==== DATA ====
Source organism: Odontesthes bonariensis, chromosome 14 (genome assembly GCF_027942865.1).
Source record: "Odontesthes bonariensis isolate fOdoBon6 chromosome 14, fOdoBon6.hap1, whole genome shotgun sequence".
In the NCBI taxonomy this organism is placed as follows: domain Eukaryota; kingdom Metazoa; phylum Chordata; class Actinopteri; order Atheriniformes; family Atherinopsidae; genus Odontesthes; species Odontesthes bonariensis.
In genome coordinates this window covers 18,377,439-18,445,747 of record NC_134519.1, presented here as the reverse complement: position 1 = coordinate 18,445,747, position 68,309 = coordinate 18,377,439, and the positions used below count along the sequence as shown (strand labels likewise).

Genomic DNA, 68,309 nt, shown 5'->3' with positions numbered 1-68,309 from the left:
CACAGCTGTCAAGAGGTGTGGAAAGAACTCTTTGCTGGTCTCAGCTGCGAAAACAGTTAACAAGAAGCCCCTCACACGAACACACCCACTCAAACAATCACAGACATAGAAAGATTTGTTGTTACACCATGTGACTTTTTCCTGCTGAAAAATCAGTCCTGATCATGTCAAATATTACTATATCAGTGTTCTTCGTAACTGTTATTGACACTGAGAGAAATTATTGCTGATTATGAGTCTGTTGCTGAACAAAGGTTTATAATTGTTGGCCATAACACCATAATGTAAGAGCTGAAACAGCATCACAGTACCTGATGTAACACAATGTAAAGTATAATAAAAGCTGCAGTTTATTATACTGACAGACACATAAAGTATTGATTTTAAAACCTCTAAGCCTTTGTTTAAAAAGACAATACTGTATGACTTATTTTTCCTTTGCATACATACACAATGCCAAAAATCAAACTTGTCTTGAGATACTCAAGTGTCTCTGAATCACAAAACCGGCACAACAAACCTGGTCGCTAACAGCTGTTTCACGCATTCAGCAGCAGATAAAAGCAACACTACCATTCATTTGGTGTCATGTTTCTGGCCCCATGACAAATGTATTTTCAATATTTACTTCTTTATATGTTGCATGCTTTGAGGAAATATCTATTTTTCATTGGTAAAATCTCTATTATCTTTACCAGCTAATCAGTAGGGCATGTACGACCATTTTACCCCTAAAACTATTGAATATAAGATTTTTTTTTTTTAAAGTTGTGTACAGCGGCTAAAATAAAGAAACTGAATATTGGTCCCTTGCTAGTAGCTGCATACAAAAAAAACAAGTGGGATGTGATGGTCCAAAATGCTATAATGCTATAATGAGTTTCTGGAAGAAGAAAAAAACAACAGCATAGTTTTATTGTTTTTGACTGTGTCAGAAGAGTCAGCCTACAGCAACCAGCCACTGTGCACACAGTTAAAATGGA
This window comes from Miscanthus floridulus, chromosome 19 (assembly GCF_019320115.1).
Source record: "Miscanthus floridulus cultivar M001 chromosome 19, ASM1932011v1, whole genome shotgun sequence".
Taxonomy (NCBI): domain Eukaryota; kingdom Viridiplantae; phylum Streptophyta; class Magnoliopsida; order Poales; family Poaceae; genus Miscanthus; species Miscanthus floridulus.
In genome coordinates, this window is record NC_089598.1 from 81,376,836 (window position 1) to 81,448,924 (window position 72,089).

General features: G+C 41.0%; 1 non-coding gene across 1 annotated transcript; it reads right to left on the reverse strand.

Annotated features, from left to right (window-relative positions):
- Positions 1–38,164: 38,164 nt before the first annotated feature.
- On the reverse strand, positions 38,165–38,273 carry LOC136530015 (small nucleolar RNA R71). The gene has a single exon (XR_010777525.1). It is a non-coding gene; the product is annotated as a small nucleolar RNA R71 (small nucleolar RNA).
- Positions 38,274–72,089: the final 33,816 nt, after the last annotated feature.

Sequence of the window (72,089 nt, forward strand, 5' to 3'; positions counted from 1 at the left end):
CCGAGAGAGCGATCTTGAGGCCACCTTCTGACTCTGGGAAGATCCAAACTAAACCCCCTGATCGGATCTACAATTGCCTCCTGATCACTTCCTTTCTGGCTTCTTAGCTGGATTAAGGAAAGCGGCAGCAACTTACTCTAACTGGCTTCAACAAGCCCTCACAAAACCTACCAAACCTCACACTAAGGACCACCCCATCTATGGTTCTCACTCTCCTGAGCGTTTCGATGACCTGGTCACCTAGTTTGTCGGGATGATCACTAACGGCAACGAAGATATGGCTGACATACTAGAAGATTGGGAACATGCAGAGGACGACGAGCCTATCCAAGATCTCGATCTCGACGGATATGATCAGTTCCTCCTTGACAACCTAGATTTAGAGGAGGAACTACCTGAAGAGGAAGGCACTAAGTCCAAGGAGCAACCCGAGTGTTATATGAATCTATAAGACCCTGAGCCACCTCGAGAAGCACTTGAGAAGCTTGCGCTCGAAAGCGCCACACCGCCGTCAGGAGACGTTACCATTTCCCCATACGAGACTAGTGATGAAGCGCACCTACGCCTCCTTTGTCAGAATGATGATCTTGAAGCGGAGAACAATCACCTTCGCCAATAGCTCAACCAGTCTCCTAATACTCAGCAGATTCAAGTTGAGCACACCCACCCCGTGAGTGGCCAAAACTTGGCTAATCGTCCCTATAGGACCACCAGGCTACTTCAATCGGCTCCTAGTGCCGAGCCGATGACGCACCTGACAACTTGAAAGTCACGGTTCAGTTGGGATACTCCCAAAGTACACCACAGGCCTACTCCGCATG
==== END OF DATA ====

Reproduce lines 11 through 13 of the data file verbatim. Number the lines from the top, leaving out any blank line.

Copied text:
General features: G+C 41.0%; 1 non-coding gene across 1 annotated transcript; it reads right to left on the reverse strand.

Annotated features, from left to right (window-relative positions):
- Positions 1–38,164: 38,164 nt before the first annotated feature.